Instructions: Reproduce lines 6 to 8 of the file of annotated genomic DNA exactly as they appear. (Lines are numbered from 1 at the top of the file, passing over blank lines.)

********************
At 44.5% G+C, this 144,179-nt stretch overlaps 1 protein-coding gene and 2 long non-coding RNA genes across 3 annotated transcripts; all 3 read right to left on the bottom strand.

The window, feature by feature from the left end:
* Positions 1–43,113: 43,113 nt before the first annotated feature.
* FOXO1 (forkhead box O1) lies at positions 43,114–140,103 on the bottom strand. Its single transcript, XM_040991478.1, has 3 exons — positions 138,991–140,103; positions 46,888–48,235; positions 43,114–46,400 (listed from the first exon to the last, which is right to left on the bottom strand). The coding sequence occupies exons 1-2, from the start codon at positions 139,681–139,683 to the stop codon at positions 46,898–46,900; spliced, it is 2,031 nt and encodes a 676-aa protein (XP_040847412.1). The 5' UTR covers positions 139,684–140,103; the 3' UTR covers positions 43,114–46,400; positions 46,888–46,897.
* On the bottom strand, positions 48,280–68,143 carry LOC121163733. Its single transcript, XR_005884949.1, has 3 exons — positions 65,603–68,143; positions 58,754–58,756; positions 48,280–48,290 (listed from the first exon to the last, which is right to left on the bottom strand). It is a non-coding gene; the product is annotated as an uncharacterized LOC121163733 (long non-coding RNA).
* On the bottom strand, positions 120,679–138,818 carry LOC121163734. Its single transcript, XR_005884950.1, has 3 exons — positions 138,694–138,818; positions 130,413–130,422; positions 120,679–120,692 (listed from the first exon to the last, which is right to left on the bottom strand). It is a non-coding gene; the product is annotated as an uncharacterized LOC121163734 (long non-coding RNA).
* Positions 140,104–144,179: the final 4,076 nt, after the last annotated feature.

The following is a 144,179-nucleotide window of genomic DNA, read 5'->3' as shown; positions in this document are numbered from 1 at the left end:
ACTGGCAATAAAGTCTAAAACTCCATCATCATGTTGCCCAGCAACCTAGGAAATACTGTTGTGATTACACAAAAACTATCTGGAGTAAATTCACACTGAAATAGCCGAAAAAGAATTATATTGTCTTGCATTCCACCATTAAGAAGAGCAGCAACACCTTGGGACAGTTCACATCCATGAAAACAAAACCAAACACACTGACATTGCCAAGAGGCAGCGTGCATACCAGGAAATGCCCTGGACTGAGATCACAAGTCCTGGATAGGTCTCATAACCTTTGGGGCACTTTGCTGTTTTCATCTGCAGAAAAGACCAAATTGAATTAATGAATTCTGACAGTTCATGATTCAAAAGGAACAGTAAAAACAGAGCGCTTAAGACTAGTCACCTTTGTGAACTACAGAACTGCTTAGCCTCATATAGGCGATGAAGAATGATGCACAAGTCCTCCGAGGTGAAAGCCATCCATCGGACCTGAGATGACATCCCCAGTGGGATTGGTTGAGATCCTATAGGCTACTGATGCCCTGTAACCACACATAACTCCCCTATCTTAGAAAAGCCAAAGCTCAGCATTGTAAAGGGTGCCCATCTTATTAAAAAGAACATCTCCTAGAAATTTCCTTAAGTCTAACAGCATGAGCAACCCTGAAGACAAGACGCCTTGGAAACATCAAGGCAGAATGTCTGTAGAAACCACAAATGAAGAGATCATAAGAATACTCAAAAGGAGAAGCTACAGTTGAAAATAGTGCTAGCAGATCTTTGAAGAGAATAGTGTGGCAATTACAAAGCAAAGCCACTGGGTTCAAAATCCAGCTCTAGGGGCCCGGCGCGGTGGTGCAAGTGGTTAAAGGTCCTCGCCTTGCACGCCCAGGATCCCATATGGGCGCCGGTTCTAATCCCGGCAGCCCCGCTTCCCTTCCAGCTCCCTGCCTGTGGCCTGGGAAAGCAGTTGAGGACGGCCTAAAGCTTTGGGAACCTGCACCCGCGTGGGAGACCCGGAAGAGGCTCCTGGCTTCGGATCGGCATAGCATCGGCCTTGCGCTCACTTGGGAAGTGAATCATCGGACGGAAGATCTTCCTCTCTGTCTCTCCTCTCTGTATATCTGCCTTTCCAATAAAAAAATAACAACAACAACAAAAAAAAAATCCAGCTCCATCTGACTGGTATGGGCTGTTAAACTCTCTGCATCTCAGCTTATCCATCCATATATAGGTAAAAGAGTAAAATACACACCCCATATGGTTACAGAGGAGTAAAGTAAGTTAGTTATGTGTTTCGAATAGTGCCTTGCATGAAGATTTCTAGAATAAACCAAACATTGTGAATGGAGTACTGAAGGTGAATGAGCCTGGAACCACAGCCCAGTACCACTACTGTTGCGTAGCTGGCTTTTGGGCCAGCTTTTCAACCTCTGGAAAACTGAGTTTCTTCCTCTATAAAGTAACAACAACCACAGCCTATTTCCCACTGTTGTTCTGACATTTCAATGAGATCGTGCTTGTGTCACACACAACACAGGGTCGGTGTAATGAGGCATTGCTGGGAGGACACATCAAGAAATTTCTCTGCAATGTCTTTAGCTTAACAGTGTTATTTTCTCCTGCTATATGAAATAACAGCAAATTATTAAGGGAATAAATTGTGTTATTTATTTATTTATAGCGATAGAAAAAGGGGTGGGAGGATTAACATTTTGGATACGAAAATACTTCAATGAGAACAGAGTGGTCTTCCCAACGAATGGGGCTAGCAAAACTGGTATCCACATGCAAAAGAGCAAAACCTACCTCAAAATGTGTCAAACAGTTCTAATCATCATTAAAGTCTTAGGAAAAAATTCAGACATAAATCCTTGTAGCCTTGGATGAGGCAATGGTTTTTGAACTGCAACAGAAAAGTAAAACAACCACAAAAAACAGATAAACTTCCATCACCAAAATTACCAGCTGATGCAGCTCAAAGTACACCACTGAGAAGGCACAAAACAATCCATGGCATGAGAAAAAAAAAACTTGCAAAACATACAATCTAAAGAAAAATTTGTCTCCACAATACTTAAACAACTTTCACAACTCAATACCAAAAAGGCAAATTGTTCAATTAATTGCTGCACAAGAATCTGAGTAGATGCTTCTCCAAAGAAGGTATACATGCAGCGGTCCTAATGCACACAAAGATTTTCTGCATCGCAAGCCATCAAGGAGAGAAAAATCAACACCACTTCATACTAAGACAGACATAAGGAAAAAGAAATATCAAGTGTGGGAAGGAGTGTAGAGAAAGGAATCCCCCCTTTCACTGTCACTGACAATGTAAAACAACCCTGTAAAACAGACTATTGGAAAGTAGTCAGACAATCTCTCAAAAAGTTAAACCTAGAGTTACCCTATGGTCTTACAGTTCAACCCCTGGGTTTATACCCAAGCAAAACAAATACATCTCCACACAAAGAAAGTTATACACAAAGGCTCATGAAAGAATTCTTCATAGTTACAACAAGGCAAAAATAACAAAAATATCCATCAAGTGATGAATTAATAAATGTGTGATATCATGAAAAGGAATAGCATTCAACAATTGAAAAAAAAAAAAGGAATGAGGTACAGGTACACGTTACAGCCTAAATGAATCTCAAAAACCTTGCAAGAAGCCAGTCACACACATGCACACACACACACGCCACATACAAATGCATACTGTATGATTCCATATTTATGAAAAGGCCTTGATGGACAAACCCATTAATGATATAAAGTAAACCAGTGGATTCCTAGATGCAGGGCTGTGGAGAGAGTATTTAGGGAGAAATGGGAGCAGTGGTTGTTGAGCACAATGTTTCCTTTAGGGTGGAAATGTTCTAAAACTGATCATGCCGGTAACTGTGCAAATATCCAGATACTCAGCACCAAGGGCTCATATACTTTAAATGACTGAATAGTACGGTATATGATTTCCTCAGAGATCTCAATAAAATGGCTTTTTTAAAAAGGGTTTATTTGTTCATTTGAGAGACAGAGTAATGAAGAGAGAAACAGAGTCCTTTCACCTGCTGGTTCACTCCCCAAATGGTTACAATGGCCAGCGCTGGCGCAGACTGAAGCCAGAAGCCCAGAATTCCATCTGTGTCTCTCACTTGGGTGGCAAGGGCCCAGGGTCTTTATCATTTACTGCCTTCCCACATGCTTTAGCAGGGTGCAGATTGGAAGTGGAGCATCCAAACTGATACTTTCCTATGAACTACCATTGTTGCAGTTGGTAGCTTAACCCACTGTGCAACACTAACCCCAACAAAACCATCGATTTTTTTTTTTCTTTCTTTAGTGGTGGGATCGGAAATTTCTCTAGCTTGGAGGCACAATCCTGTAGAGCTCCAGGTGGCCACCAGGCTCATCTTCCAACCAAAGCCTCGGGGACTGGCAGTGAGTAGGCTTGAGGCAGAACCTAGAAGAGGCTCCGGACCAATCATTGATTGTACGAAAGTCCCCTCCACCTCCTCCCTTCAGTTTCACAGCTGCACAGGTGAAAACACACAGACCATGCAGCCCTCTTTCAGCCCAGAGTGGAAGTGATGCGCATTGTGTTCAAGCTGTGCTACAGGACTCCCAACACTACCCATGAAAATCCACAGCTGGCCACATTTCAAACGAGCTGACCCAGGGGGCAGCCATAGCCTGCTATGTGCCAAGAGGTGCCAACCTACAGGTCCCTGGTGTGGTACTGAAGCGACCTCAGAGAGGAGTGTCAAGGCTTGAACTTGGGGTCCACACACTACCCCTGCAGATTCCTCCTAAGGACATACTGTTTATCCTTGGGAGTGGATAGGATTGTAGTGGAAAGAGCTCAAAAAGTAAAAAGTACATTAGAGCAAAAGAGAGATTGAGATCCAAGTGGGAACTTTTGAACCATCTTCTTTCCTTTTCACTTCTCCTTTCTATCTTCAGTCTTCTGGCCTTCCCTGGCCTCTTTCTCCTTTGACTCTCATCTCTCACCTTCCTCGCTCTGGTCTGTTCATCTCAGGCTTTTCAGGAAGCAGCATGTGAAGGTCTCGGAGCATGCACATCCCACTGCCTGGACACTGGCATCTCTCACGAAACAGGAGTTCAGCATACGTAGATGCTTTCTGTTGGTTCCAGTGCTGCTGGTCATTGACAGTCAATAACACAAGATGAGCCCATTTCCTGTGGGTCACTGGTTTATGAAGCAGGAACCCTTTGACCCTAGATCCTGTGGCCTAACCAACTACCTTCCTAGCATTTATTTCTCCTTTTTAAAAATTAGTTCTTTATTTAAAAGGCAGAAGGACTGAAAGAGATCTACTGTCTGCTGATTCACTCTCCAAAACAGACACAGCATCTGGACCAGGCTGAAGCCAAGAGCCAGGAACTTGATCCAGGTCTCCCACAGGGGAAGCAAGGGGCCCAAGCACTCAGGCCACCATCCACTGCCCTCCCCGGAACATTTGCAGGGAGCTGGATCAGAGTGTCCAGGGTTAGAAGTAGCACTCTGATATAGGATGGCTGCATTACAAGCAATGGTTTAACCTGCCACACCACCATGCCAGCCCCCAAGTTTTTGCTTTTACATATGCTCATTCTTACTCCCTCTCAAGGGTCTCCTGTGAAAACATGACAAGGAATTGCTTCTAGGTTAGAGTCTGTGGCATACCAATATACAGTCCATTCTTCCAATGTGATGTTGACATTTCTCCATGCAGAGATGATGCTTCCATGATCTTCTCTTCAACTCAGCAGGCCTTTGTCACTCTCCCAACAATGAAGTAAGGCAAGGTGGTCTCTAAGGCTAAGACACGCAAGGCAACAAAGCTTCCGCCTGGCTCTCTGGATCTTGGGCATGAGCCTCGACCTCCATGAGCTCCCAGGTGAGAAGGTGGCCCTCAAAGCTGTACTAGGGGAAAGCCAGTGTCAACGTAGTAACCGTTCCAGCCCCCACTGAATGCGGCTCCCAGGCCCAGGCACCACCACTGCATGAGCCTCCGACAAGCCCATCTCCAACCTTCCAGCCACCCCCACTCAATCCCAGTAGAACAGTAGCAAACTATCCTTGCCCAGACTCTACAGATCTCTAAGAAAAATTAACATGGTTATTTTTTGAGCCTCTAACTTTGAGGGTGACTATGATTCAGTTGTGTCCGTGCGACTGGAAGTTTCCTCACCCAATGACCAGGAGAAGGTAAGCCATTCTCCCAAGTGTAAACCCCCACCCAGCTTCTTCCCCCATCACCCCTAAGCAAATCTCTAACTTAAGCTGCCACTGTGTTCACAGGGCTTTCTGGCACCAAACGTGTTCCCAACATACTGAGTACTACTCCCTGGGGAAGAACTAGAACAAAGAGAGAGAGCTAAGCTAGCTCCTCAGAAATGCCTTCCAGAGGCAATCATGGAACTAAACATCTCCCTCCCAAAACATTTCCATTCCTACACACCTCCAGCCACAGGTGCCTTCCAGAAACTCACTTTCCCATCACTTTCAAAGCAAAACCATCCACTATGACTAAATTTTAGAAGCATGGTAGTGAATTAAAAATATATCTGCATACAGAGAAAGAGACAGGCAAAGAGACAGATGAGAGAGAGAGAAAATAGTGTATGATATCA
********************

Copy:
* On the bottom strand, positions 120,679–138,818 carry LOC121163734. Its single transcript, XR_005884950.1, has 3 exons — positions 138,694–138,818; positions 130,413–130,422; positions 120,679–120,692 (listed from the first exon to the last, which is right to left on the bottom strand). It is a non-coding gene; the product is annotated as an uncharacterized LOC121163734 (long non-coding RNA).
* Positions 140,104–144,179: the final 4,076 nt, after the last annotated feature.

The following is a 144,179-nucleotide window of genomic DNA, read 5'->3' as shown; positions in this document are numbered from 1 at the left end: